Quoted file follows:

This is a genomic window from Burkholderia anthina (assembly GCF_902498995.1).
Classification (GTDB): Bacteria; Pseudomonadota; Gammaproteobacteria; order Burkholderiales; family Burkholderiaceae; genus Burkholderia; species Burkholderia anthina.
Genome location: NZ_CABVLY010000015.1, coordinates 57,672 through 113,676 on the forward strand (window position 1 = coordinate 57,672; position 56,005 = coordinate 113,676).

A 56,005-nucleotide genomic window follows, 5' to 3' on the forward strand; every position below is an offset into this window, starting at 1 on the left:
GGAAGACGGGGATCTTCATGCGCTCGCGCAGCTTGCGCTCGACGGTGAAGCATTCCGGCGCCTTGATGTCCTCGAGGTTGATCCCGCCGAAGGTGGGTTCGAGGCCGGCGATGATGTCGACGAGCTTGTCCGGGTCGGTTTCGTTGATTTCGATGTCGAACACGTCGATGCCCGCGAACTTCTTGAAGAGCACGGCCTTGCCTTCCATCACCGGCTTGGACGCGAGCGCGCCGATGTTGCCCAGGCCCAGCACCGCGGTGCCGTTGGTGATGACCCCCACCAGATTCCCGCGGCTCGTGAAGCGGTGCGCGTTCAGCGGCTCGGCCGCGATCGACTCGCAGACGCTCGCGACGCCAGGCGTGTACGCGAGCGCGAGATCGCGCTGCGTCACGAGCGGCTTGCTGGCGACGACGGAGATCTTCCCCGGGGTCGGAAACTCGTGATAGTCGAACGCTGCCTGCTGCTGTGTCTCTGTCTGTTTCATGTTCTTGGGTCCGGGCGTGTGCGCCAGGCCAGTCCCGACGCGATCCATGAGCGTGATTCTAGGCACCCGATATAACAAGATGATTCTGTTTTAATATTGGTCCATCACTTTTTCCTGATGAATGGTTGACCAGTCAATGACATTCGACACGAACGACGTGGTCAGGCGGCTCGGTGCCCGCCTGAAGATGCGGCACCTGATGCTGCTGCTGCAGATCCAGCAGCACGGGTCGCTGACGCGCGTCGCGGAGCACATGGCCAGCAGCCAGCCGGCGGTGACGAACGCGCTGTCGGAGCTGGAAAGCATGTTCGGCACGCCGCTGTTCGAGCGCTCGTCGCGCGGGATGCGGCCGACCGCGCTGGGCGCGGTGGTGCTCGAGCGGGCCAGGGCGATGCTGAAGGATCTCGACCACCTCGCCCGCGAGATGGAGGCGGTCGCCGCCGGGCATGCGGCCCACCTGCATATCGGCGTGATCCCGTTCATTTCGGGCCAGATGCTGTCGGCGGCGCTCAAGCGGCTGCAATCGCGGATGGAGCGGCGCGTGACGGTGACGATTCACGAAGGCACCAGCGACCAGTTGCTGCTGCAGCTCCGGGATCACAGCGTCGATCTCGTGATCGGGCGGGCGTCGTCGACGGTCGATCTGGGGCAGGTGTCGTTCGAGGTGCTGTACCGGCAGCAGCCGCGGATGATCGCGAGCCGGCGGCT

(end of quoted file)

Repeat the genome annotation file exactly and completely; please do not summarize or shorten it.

This is a genomic window from Burkholderia anthina (assembly GCF_902498995.1).
Classification (GTDB): Bacteria; Pseudomonadota; Gammaproteobacteria; order Burkholderiales; family Burkholderiaceae; genus Burkholderia; species Burkholderia anthina.
Genome location: NZ_CABVLY010000015.1, coordinates 57,672 through 113,676 on the forward strand (window position 1 = coordinate 57,672; position 56,005 = coordinate 113,676).

A 56,005-nucleotide genomic window follows, 5' to 3' on the forward strand; every position below is an offset into this window, starting at 1 on the left:
GGAAGACGGGGATCTTCATGCGCTCGCGCAGCTTGCGCTCGACGGTGAAGCATTCCGGCGCCTTGATGTCCTCGAGGTTGATCCCGCCGAAGGTGGGTTCGAGGCCGGCGATGATGTCGACGAGCTTGTCCGGGTCGGTTTCGTTGATTTCGATGTCGAACACGTCGATGCCCGCGAACTTCTTGAAGAGCACGGCCTTGCCTTCCATCACCGGCTTGGACGCGAGCGCGCCGATGTTGCCCAGGCCCAGCACCGCGGTGCCGTTGGTGATGACCCCCACCAGATTCCCGCGGCTCGTGAAGCGGTGCGCGTTCAGCGGCTCGGCCGCGATCGACTCGCAGACGCTCGCGACGCCAGGCGTGTACGCGAGCGCGAGATCGCGCTGCGTCACGAGCGGCTTGCTGGCGACGACGGAGATCTTCCCCGGGGTCGGAAACTCGTGATAGTCGAACGCTGCCTGCTGCTGTGTCTCTGTCTGTTTCATGTTCTTGGGTCCGGGCGTGTGCGCCAGGCCAGTCCCGACGCGATCCATGAGCGTGATTCTAGGCACCCGATATAACAAGATGATTCTGTTTTAATATTGGTCCATCACTTTTTCCTGATGAATGGTTGACCAGTCAATGACATTCGACACGAACGACGTGGTCAGGCGGCTCGGTGCCCGCCTGAAGATGCGGCACCTGATGCTGCTGCTGCAGATCCAGCAGCACGGGTCGCTGACGCGCGTCGCGGAGCACATGGCCAGCAGCCAGCCGGCGGTGACGAACGCGCTGTCGGAGCTGGAAAGCATGTTCGGCACGCCGCTGTTCGAGCGCTCGTCGCGCGGGATGCGGCCGACCGCGCTGGGCGCGGTGGTGCTCGAGCGGGCCAGGGCGATGCTGAAGGATCTCGACCACCTCGCCCGCGAGATGGAGGCGGTCGCCGCCGGGCATGCGGCCCACCTGCATATCGGCGTGATCCCGTTCATTTCGGGCCAGATGCTGTCGGCGGCGCTCAAGCGGCTGCAATCGCGGATGGAGCGGCGCGTGACGGTGACGATTCACGAAGGCACCAGCGACCAGTTGCTGCTGCAGCTCCGGGATCACAGCGTCGATCTCGTGATCGGGCGGGCGTCGTCGACGGTCGATCTGGGGCAGGTGTCGTTCGAGGTGCTGTACCGGCAGCAGCCGCGGATGATCGCGAGCCGGCGGCT